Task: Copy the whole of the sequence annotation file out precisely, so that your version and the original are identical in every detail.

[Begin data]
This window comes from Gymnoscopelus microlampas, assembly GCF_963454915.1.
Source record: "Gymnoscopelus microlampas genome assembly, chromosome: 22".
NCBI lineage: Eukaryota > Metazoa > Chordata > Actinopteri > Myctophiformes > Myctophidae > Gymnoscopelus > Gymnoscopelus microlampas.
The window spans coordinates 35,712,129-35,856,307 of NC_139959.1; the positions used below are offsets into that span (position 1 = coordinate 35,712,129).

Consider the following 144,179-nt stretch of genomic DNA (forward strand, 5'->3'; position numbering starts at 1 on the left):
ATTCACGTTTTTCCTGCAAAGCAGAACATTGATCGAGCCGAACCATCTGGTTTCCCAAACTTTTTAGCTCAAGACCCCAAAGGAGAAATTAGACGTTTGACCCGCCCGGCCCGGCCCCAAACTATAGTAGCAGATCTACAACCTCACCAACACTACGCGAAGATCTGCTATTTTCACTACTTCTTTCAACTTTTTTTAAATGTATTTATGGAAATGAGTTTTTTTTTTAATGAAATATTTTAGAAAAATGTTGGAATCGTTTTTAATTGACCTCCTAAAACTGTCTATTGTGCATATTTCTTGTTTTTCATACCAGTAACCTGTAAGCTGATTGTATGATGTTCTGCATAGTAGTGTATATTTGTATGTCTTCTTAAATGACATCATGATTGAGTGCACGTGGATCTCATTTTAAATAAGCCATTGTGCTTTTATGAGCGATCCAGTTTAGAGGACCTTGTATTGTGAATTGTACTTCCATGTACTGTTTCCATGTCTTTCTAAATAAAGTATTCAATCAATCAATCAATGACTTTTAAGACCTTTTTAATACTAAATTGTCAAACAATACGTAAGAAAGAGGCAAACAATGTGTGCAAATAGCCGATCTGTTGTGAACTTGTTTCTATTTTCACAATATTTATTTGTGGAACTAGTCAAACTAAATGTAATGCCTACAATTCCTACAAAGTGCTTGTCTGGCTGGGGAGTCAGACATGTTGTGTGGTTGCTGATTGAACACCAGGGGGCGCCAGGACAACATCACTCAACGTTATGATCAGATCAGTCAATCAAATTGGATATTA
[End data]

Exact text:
This window comes from Gymnoscopelus microlampas, assembly GCF_963454915.1.
Source record: "Gymnoscopelus microlampas genome assembly, chromosome: 22".
NCBI lineage: Eukaryota > Metazoa > Chordata > Actinopteri > Myctophiformes > Myctophidae > Gymnoscopelus > Gymnoscopelus microlampas.
The window spans coordinates 35,712,129-35,856,307 of NC_139959.1; the positions used below are offsets into that span (position 1 = coordinate 35,712,129).

Consider the following 144,179-nt stretch of genomic DNA (forward strand, 5'->3'; position numbering starts at 1 on the left):
ATTCACGTTTTTCCTGCAAAGCAGAACATTGATCGAGCCGAACCATCTGGTTTCCCAAACTTTTTAGCTCAAGACCCCAAAGGAGAAATTAGACGTTTGACCCGCCCGGCCCGGCCCCAAACTATAGTAGCAGATCTACAACCTCACCAACACTACGCGAAGATCTGCTATTTTCACTACTTCTTTCAACTTTTTTTAAATGTATTTATGGAAATGAGTTTTTTTTTTAATGAAATATTTTAGAAAAATGTTGGAATCGTTTTTAATTGACCTCCTAAAACTGTCTATTGTGCATATTTCTTGTTTTTCATACCAGTAACCTGTAAGCTGATTGTATGATGTTCTGCATAGTAGTGTATATTTGTATGTCTTCTTAAATGACATCATGATTGAGTGCACGTGGATCTCATTTTAAATAAGCCATTGTGCTTTTATGAGCGATCCAGTTTAGAGGACCTTGTATTGTGAATTGTACTTCCATGTACTGTTTCCATGTCTTTCTAAATAAAGTATTCAATCAATCAATCAATGACTTTTAAGACCTTTTTAATACTAAATTGTCAAACAATACGTAAGAAAGAGGCAAACAATGTGTGCAAATAGCCGATCTGTTGTGAACTTGTTTCTATTTTCACAATATTTATTTGTGGAACTAGTCAAACTAAATGTAATGCCTACAATTCCTACAAAGTGCTTGTCTGGCTGGGGAGTCAGACATGTTGTGTGGTTGCTGATTGAACACCAGGGGGCGCCAGGACAACATCACTCAACGTTATGATCAGATCAGTCAATCAAATTGGATATTA